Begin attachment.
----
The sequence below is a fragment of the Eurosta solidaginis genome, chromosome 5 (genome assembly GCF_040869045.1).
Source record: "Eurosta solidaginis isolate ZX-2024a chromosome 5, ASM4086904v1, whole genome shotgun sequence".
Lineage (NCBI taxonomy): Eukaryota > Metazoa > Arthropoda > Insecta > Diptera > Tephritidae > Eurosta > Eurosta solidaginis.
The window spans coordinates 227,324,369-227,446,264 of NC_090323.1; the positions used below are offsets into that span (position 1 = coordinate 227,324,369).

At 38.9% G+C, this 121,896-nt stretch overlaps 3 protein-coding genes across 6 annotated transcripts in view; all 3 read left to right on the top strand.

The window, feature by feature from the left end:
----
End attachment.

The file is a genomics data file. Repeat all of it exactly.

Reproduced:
The sequence below is a fragment of the Eurosta solidaginis genome, chromosome 5 (genome assembly GCF_040869045.1).
Source record: "Eurosta solidaginis isolate ZX-2024a chromosome 5, ASM4086904v1, whole genome shotgun sequence".
Lineage (NCBI taxonomy): Eukaryota > Metazoa > Arthropoda > Insecta > Diptera > Tephritidae > Eurosta > Eurosta solidaginis.
The window spans coordinates 227,324,369-227,446,264 of NC_090323.1; the positions used below are offsets into that span (position 1 = coordinate 227,324,369).

At 38.9% G+C, this 121,896-nt stretch overlaps 3 protein-coding genes across 6 annotated transcripts in view; all 3 read left to right on the top strand.

The window, feature by feature from the left end: